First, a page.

Please note that, in accordance with Brazilian law, in case the grantor is married or lives in a stable union, the grantor’s spouse/partner must authorise such granting of guarantee (fiança or aval) in order to the security be considered valid, binding and enforceable obligation of the grantor. To bind the couple’s assets, they both should grant the personal guarantee when there is some kind of separation of assets in the prenuptial agreement.

      Last verified on Friday 8th March 2019

    • Brazil

      There are no restrictions for a party to grant a secured or unsecured guarantee to an unaffiliated third party, provided that, since consideration is required for the enforceability of contractual obligations or guarantees, the grantor has, directly or indirectly, a business interest in such granting. Of course, in this case, the due diligence of the corporate powers and authorisations is of paramount importance.

      Last verified on Friday 8th March 2019

    • Brazil

      As a general rule, to grant a security interest means to celebrate an agreement through which one party constitutes a security interest in favour of another party. On the other hand, to perfect a security interest means to fulfil the requirements provided by law in order to constitute the security interest or to make it valid and known to third parties, according to the type of guarantee. Mainly, the requirements may be fulfilled upon registration of the relevant agreements with the competent Registry of Deeds and Documents or Real Estate Registry, as applicable.

      Certain types of security interests, such as fiduciary liens and specific pledges, are only considered a legal, valid, binding and enforceable obligation of the relevant grantor upon registration of the relevant agreement in the competent Registry of Deeds and Documents or Real Estate Registry.

      Last verified on Friday 8th March 2019

    • Brazil

      Pledges and fiduciary liens are the most common forms of granting and perfecting a security interest in movable assets, either physical of rights, including receivables.

      Pledges

      Conventional subsets of pledge, set out by law, include rural pledges (where pledged assets are agricultural machinery and equipment, crops, inventories or animals), industrial and mercantile pledges (for industrial machinery, materials, instruments, raw materials and manufactured products), credit rights and credit instruments pledges, for receivables, rents, credits or credit instruments and pledged vehicles.

      Whenever a pledge is created, title to the pledged asset remains with the pledgor, but possession may or may not be temporarily transferred to the pledgee's domain. If the pledged asset is sold, deteriorated or modified, the loan accelerates. If repayment is properly made by the pledgor upon maturity of the loan, then the loan is terminated and the pledge, which is accessory to the loan, is also considered automatically terminated. A release document is then signed and registered at the appropriate Registry of Deeds and Documents, Real Estate Registry, or traffic, transport or licensing department(s), as the case may be, for effectiveness with third parties.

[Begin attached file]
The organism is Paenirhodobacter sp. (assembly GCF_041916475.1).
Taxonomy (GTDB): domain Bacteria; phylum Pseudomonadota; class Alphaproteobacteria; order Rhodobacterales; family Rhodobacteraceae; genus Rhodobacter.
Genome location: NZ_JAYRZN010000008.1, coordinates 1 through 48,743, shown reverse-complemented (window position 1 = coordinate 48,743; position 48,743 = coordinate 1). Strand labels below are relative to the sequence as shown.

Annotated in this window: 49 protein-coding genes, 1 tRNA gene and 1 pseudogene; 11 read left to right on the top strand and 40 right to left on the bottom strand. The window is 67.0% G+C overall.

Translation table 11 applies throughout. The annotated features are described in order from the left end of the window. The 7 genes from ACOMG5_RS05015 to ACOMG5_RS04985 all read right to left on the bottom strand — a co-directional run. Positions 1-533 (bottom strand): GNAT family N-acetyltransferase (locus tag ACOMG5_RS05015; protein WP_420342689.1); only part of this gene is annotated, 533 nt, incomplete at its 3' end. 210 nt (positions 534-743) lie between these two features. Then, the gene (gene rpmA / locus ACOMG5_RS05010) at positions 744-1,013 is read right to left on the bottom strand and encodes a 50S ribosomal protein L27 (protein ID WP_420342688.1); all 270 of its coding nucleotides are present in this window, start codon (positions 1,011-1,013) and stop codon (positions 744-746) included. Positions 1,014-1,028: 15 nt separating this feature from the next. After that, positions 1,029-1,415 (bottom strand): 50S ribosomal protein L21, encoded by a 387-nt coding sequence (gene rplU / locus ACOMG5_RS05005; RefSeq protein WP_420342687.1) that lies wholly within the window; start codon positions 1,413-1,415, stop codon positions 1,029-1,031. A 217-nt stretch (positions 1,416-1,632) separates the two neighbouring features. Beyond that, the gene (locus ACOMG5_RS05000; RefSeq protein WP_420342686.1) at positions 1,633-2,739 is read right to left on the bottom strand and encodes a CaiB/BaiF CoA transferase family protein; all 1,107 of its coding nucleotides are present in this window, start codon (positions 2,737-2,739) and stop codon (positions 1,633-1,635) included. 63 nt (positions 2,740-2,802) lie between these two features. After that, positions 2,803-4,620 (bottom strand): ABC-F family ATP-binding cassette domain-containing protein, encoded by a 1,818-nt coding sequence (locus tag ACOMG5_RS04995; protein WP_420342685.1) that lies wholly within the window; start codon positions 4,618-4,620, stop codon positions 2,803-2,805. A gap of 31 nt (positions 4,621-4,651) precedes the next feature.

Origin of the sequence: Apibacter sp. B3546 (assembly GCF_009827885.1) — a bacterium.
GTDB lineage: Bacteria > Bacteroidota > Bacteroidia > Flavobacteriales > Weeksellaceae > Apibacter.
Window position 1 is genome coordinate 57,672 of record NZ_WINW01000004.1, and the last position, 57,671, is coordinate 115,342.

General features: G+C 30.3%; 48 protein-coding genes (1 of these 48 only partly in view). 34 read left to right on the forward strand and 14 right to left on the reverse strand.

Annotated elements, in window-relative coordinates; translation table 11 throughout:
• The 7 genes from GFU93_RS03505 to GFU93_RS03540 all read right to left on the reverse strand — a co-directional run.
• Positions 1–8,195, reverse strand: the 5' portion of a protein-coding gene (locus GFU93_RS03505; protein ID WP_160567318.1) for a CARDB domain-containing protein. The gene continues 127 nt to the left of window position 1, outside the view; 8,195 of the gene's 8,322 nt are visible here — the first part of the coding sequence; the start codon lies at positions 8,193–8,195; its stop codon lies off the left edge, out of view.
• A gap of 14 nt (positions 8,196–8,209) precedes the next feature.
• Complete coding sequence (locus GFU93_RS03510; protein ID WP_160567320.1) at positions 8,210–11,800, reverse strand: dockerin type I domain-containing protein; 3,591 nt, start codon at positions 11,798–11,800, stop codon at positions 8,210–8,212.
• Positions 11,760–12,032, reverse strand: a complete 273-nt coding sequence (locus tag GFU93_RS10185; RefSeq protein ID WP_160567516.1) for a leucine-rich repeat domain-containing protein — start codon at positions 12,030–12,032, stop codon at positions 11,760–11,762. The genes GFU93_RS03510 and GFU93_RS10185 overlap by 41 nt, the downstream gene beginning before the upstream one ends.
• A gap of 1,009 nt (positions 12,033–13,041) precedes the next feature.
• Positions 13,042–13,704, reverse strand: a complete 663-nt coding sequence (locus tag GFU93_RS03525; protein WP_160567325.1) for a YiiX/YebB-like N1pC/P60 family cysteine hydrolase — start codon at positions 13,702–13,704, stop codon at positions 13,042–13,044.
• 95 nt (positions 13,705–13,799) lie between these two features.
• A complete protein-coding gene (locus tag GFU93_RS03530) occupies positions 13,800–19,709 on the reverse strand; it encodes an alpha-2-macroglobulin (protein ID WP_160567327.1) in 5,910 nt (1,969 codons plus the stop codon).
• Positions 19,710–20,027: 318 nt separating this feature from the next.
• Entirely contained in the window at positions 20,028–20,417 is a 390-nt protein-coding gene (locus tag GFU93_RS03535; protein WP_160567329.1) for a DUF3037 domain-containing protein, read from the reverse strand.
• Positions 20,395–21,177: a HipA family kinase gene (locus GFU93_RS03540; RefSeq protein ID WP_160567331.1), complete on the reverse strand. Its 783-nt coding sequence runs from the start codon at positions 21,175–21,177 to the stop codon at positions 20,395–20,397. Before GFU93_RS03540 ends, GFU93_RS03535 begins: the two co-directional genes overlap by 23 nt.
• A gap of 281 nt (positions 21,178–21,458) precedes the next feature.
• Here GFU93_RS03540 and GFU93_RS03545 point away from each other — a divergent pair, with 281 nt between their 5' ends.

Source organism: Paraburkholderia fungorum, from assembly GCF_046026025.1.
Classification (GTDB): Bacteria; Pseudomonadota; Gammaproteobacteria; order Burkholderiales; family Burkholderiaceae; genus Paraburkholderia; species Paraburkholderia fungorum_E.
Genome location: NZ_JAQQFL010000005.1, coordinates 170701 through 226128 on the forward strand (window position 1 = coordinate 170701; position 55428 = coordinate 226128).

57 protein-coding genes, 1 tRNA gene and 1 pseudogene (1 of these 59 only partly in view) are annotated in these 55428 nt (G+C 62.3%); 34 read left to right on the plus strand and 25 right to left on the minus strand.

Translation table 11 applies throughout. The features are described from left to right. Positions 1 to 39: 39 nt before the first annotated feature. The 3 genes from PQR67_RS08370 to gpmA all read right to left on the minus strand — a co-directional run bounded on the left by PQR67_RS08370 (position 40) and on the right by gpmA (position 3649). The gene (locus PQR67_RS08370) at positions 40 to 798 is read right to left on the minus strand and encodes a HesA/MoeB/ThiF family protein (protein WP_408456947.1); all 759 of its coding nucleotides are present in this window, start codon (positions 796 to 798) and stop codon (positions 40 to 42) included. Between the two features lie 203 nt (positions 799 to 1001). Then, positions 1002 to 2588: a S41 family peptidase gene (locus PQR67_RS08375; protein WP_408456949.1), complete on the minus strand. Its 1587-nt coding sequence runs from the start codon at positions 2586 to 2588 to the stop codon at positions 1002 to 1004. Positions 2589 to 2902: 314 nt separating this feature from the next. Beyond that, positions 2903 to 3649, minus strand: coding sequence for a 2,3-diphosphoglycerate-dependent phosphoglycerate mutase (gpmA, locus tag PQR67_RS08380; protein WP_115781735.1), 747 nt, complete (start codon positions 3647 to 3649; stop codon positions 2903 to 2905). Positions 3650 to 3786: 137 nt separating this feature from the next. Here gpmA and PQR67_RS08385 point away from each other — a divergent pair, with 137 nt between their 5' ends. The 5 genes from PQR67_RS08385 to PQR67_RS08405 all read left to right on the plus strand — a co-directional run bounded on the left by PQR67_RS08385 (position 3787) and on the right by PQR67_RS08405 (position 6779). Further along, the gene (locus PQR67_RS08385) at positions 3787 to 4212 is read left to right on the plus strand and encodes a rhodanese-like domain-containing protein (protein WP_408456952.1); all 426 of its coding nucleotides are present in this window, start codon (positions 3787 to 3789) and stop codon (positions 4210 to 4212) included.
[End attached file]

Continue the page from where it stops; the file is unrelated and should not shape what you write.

In a judicial liquidation scenario, a proceeding similar to the United States Chapter 7, a loan secured by a pledge over the pledgor’s assets is only subordinated to labour credits (up to a limit of 150 times the monthly minimum wage per employee – currently about 149,700 reais). That does not mean, however, that the lender is entitled to the full amount of the pledged assets. These are sold to benefit the liquidating estate, and the lender is granted priority (with other creditors secured by mortgages and pledges) in sharing the proceeds thereof, as well as the proceeds from the sale of the liquidating estate’s other assets.

      Fiduciary liens

      As to fiduciary liens, such security interest gives a lender the revocable fiduciary ownership of an asset or right. If payment is properly made by a borrower upon maturity of the loan, title automatically reverts to the original owner.

      When a fiduciary lien is created, possession of the asset is deemed to be split into direct possession, held by the borrower, and indirect possession, held by the lender. 

      Under Brazilian law, the following types of fiduciary lien are possible: (i) fiduciary transfer of non-fungible movable assets; (ii) fiduciary transfer of fungible assets – to domestic financial institutions only; (iii) fiduciary transfer of bank accounts; (iv) fiduciary transfer of real properties; and (v) fiduciary assignment of receivables.